Skynyrd had a new concert movie coming to theaters. The concert was filmed and in Jacksonville, Florida, their home town. Check out where to see it here
One Step Back — The Splooge Movie
The Rock & Roll Odyssey of Splooge, a film by Peter Ventrella
A new movie about a NJ band and their musical journey
One Step Back, The Rock & Roll Odyssey of Splooge, who is from Westfield, New Jersey. It was produced by producer/director, Peter Ventrella. He owns Rolling Thunder Productions, and his company focuses on creating the behind-the-scenes documentaries for movies. Peter has worked with many celebrities from recent movies including; Dan Aykroyd, Elizabeth Banks, Michael Douglas, and Penny Marshall, to name a few.
One Step Back is about a band who aspires to get their brand of music out there and to find themselves. The band is out to achieve their dream, but the real question is, did they? The opening of their song, “Make it Through the Day,” really sums up life and the movie.
MUSICXPLORER — Before we talk about the movie, can you give us some background on your career?
Peter — I was originally from Westfield, New Jersey, and came out to California to go to film school. I graduated from USC and was doing screenwriting. I sold a TV show, called PSI Factor which was on the air for four years with Dan Aykroyd. As time went on, I realized that the writing part of things wasn’t for me, so around 2003, I got more into the film-making production side and documentaries. At the same time, I started filming the Splooge documentary.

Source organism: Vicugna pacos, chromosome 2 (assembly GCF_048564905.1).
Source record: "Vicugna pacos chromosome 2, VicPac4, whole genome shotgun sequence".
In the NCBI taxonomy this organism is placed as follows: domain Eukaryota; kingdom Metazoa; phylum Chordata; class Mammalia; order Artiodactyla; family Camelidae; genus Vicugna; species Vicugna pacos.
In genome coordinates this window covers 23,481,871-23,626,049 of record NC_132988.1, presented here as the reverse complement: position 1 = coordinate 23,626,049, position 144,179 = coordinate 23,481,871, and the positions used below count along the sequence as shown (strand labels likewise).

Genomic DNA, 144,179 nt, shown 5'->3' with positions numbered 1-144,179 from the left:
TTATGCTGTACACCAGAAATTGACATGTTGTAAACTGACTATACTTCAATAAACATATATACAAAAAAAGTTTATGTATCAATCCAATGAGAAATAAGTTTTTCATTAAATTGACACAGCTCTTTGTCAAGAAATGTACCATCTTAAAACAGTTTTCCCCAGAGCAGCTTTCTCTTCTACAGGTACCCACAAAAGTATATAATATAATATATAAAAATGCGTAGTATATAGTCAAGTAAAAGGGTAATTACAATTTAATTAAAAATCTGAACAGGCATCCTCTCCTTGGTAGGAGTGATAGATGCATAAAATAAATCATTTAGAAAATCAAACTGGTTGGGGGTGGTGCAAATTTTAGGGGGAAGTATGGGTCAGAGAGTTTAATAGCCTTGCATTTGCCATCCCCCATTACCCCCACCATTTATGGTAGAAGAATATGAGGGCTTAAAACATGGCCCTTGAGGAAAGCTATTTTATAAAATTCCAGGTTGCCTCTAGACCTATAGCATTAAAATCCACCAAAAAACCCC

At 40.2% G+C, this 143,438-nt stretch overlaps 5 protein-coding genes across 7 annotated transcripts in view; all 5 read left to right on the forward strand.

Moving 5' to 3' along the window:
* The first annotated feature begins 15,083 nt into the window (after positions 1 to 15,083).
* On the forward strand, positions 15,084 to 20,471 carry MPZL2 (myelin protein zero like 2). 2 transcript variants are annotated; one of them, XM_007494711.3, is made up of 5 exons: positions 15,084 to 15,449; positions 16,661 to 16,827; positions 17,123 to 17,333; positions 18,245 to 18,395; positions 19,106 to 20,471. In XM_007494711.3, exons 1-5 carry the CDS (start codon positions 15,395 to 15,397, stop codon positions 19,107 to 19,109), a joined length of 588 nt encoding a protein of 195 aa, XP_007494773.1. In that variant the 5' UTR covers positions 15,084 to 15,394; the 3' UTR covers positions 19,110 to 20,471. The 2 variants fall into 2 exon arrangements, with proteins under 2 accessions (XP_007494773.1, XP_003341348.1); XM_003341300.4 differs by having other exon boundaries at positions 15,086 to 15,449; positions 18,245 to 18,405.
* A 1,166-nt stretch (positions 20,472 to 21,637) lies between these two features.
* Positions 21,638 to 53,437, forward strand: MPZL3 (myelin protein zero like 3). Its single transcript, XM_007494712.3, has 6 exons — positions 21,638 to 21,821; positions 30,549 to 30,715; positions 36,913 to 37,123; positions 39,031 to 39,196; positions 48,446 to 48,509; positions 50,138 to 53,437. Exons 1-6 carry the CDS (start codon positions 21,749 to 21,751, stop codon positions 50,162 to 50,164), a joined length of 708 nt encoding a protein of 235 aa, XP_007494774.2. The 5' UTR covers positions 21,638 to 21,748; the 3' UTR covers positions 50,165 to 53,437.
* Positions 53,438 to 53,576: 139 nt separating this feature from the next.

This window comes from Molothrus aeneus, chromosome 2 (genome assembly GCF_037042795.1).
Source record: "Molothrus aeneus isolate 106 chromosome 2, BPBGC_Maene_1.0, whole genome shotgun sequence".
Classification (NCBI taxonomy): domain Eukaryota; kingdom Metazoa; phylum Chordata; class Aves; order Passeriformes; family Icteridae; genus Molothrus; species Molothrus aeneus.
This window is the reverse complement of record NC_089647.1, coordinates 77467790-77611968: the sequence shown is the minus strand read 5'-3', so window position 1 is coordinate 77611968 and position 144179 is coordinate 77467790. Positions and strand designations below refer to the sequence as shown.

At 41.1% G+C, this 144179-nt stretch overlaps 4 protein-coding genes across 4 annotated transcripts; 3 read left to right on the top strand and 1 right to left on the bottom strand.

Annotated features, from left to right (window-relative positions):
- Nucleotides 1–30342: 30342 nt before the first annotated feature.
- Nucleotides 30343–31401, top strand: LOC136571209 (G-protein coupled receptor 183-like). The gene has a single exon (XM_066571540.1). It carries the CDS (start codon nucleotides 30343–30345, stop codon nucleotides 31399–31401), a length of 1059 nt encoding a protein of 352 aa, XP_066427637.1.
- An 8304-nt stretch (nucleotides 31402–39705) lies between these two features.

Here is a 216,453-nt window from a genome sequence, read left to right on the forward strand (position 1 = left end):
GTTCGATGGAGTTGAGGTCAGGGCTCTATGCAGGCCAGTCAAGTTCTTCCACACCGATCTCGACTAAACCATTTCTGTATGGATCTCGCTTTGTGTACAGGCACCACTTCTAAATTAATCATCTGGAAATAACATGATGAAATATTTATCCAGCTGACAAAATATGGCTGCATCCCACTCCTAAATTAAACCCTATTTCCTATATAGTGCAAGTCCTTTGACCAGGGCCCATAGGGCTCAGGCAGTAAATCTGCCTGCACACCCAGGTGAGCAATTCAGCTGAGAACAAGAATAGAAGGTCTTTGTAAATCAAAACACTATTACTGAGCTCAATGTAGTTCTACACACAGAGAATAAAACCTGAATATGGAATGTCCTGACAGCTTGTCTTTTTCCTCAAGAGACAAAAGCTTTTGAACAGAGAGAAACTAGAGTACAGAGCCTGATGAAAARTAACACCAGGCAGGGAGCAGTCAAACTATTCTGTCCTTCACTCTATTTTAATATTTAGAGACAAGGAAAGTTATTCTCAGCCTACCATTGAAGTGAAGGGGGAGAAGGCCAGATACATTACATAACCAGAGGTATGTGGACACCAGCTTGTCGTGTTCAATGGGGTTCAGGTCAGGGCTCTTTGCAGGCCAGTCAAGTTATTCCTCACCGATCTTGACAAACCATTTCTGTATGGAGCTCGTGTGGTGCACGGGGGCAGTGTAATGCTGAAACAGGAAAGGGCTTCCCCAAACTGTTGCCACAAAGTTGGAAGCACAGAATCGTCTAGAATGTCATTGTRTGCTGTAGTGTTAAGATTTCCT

Tell us about your production company.
Peter — My company is called Rolling Thunder Productions. For the last ten years, we have produced behind-the-scenes featurettes. We did the Planet of the Apes box set and Manchester by the Sea. We recently did Moonlight, which was an Oscar winner a couple of years ago.
You mentioned you knew Penny Marshall.
Peter — I worked very closely with Penny on the special edition of her movie, Big. Penny was a real sweetheart, and we worked with her at her house. She had one of the world’s largest sports memorabilia collections in her basement. Penny would frequently give me a tour of it — it was quite a collection. She had a heart of gold, but an exterior of steel. She was one of the first women who really was successful in directing.
Sounds like she was fun to be around.
Give us some background on Splooge and how you know them.
Peter — Splooge is four guys that have been together since the mid to late 90s. I had known Drew Koski, the drummer, since we were kids. I was back home in Westfield visiting my folks and ran into Drew (I hadn’t seen him for 20 years.) We got to talking, and he said, “I play in an all original music rock band. You should come check us out,” and I did. I was blown away. They are an amazing live band. He gave me a couple of their CD’s. I really loved their music and started to realize after listening to the songs that they were singing that they were telling their life story through the lyrics and the music. I was really taken by that, because it’s a slice of life and a look at a perspective that movies don’t usually deal with.
Who are the rest of the band members?
Peter — I mentioned Drew. There is Tommy Diaz, the singer; Jeff Phillips, the bassist; and Mike Novy, the guitarist.
What is the meaning behind the movie title One Step Back?
Peter — Tommy, the lead singer, has these really bad jokes he always tells. There is one he tells when they are playing at a bar and there’s maybe six people in the audience. He starts the show by saying, “OK, everybody take one step back,” meaning, don’t get too close to the stage, and of course, there’s nobody there. Also, the band is one step back from their dreams, and they’re trying to take that last step forward.